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The Soul of Nature:
The Meaning of Ecological Spirituality

Copyright 1996 by Lynna Landstreet. See contents page for full permissions.

3: The sacred defined

But what precisely is meant by the term sacred? The word itself derives from the past participle of the Middle English verb sacren, meaning "to consecrate", which in turn stems from the Latin sancire, to make sacred.[4] The first definition given reflects this sense of the sacred as a quality which must be imparted to things, rather than one which they might intrinsically possess: "dedicated or set apart for the worship or service of a deity." Dolores LaChappelle correctly notes, in her Sacred Land, Sacred Sex: The Rapture of the Deep, that this is a human-centred definition; the emphasis is on the (human) act of making sacred.[5]

But the dictionary does go on to list other, less anthropocentric definitions of the sacred, such as "worthy of religious veneration" and "entitled to reverence and respect". These definitions, while still implying human involvement, shift the locus of control to the sacred itself. Sacred things, here, are not merely whatever humans happen to have defined as sacred, but things which are possessed of an innate sacredness and demand recognition of that quality by humans. The distinction may appear subtle, but it is an important one.

LaChappelle makes a different distinction: between what she terms "sacred-as-substance," and "sacred-as-relationship," a more fluid definition which situates sacredness in the interaction between human and nonhuman. She quotes Derham Giuliani on the idea of "sacred" as similar to (but deeper than) "meaningful":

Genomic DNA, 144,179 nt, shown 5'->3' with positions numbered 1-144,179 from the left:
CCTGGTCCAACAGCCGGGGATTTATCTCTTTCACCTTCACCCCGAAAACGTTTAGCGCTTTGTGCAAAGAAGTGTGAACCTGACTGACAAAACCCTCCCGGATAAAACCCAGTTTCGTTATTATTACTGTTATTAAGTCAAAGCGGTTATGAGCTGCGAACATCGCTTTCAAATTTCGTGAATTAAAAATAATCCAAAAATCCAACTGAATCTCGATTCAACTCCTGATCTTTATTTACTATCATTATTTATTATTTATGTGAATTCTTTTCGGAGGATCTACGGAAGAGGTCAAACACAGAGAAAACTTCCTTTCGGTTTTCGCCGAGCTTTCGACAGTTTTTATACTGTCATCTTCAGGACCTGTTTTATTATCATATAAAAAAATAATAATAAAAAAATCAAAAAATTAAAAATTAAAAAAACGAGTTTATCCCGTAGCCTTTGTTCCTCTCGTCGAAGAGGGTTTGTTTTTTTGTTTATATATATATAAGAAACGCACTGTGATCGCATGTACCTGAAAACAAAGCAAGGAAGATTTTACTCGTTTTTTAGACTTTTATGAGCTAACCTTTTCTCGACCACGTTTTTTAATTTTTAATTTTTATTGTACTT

A state that, when activated, gives a special type of meaning to an event. It is a kind of awareness, not obtained by any act of will or logic, of patterns running through everything around us. Each 'meaningful' occurrence becomes part of a person's behavior so that one's life is changed as these accumulate, one's life enters a pattern guided by that of everything else.[6]

Here, sacredness is not a matter of human definition, but of human perception or awareness; an act of opening, rather than of controlling. Giuliani's understanding of the sacred makes clear not only LaChappelle's notion of sacred-as-relationship, but also its key relevance from an activist perspective: that a true encounter with the sacred is a transformative experience.



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